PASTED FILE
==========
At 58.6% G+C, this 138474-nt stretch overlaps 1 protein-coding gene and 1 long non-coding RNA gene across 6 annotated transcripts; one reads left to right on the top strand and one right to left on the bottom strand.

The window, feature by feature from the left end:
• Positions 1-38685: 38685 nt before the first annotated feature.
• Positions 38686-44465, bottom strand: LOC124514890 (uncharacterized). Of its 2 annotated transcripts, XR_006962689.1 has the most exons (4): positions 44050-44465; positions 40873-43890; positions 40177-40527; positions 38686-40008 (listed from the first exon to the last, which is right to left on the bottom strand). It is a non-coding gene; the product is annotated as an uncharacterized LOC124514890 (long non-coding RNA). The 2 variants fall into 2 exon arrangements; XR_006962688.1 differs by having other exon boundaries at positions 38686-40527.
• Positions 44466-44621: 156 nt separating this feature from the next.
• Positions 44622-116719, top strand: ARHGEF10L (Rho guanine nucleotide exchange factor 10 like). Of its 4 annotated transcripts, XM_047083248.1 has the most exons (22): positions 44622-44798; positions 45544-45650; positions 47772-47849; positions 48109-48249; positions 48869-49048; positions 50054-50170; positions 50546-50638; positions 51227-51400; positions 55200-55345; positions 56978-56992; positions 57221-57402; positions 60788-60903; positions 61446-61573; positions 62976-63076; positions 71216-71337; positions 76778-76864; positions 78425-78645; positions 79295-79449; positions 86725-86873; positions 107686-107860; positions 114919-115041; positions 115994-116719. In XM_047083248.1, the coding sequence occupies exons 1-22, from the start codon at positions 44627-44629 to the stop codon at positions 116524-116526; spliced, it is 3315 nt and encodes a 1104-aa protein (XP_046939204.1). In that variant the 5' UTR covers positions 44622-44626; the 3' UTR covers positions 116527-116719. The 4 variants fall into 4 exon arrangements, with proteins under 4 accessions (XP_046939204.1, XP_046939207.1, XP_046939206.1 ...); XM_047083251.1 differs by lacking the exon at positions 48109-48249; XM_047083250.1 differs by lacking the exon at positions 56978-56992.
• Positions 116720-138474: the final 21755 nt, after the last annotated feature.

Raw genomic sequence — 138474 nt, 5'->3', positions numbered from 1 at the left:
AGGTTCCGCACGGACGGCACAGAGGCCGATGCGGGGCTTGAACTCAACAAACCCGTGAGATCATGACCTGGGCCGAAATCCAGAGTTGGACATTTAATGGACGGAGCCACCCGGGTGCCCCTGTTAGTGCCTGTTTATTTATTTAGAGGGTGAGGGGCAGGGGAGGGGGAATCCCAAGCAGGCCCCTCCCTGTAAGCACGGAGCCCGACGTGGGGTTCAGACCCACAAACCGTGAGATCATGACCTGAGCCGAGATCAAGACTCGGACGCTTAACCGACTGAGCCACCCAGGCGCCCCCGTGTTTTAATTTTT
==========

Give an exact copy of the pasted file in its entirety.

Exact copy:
At 58.6% G+C, this 138474-nt stretch overlaps 1 protein-coding gene and 1 long non-coding RNA gene across 6 annotated transcripts; one reads left to right on the top strand and one right to left on the bottom strand.

The window, feature by feature from the left end:
• Positions 1-38685: 38685 nt before the first annotated feature.
• Positions 38686-44465, bottom strand: LOC124514890 (uncharacterized). Of its 2 annotated transcripts, XR_006962689.1 has the most exons (4): positions 44050-44465; positions 40873-43890; positions 40177-40527; positions 38686-40008 (listed from the first exon to the last, which is right to left on the bottom strand). It is a non-coding gene; the product is annotated as an uncharacterized LOC124514890 (long non-coding RNA). The 2 variants fall into 2 exon arrangements; XR_006962688.1 differs by having other exon boundaries at positions 38686-40527.
• Positions 44466-44621: 156 nt separating this feature from the next.
• Positions 44622-116719, top strand: ARHGEF10L (Rho guanine nucleotide exchange factor 10 like). Of its 4 annotated transcripts, XM_047083248.1 has the most exons (22): positions 44622-44798; positions 45544-45650; positions 47772-47849; positions 48109-48249; positions 48869-49048; positions 50054-50170; positions 50546-50638; positions 51227-51400; positions 55200-55345; positions 56978-56992; positions 57221-57402; positions 60788-60903; positions 61446-61573; positions 62976-63076; positions 71216-71337; positions 76778-76864; positions 78425-78645; positions 79295-79449; positions 86725-86873; positions 107686-107860; positions 114919-115041; positions 115994-116719. In XM_047083248.1, the coding sequence occupies exons 1-22, from the start codon at positions 44627-44629 to the stop codon at positions 116524-116526; spliced, it is 3315 nt and encodes a 1104-aa protein (XP_046939204.1). In that variant the 5' UTR covers positions 44622-44626; the 3' UTR covers positions 116527-116719. The 4 variants fall into 4 exon arrangements, with proteins under 4 accessions (XP_046939204.1, XP_046939207.1, XP_046939206.1 ...); XM_047083251.1 differs by lacking the exon at positions 48109-48249; XM_047083250.1 differs by lacking the exon at positions 56978-56992.
• Positions 116720-138474: the final 21755 nt, after the last annotated feature.

Raw genomic sequence — 138474 nt, 5'->3', positions numbered from 1 at the left:
AGGTTCCGCACGGACGGCACAGAGGCCGATGCGGGGCTTGAACTCAACAAACCCGTGAGATCATGACCTGGGCCGAAATCCAGAGTTGGACATTTAATGGACGGAGCCACCCGGGTGCCCCTGTTAGTGCCTGTTTATTTATTTAGAGGGTGAGGGGCAGGGGAGGGGGAATCCCAAGCAGGCCCCTCCCTGTAAGCACGGAGCCCGACGTGGGGTTCAGACCCACAAACCGTGAGATCATGACCTGAGCCGAGATCAAGACTCGGACGCTTAACCGACTGAGCCACCCAGGCGCCCCCGTGTTTTAATTTTT